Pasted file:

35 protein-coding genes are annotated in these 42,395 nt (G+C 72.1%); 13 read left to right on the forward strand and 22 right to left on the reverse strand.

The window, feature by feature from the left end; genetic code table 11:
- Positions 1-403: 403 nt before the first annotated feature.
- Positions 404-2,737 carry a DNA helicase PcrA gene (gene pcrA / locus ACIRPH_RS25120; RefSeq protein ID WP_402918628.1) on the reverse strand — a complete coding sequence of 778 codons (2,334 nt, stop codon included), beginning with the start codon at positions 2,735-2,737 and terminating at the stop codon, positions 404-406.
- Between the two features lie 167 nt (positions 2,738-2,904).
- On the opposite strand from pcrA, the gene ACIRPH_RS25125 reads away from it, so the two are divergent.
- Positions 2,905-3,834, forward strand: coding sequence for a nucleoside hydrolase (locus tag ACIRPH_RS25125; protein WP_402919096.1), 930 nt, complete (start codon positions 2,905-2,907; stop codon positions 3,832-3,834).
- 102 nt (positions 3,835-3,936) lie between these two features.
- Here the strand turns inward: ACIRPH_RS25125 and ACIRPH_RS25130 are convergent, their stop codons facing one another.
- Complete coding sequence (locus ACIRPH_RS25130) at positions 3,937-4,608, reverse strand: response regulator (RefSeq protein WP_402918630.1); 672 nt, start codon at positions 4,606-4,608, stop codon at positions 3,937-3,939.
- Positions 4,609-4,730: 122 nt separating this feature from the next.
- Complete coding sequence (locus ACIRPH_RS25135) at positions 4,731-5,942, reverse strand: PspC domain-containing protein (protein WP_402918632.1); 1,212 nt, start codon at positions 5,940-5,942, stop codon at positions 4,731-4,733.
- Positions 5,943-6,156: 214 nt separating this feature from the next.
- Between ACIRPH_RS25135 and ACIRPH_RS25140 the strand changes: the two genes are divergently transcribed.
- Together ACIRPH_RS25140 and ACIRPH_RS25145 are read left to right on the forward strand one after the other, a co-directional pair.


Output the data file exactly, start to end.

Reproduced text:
35 protein-coding genes are annotated in these 42,395 nt (G+C 72.1%); 13 read left to right on the forward strand and 22 right to left on the reverse strand.

The window, feature by feature from the left end; genetic code table 11:
- Positions 1-403: 403 nt before the first annotated feature.
- Positions 404-2,737 carry a DNA helicase PcrA gene (gene pcrA / locus ACIRPH_RS25120; RefSeq protein ID WP_402918628.1) on the reverse strand — a complete coding sequence of 778 codons (2,334 nt, stop codon included), beginning with the start codon at positions 2,735-2,737 and terminating at the stop codon, positions 404-406.
- Between the two features lie 167 nt (positions 2,738-2,904).
- On the opposite strand from pcrA, the gene ACIRPH_RS25125 reads away from it, so the two are divergent.
- Positions 2,905-3,834, forward strand: coding sequence for a nucleoside hydrolase (locus tag ACIRPH_RS25125; protein WP_402919096.1), 930 nt, complete (start codon positions 2,905-2,907; stop codon positions 3,832-3,834).
- 102 nt (positions 3,835-3,936) lie between these two features.
- Here the strand turns inward: ACIRPH_RS25125 and ACIRPH_RS25130 are convergent, their stop codons facing one another.
- Complete coding sequence (locus ACIRPH_RS25130) at positions 3,937-4,608, reverse strand: response regulator (RefSeq protein WP_402918630.1); 672 nt, start codon at positions 4,606-4,608, stop codon at positions 3,937-3,939.
- Positions 4,609-4,730: 122 nt separating this feature from the next.
- Complete coding sequence (locus ACIRPH_RS25135) at positions 4,731-5,942, reverse strand: PspC domain-containing protein (protein WP_402918632.1); 1,212 nt, start codon at positions 5,940-5,942, stop codon at positions 4,731-4,733.
- Positions 5,943-6,156: 214 nt separating this feature from the next.
- Between ACIRPH_RS25135 and ACIRPH_RS25140 the strand changes: the two genes are divergently transcribed.
- Together ACIRPH_RS25140 and ACIRPH_RS25145 are read left to right on the forward strand one after the other, a co-directional pair.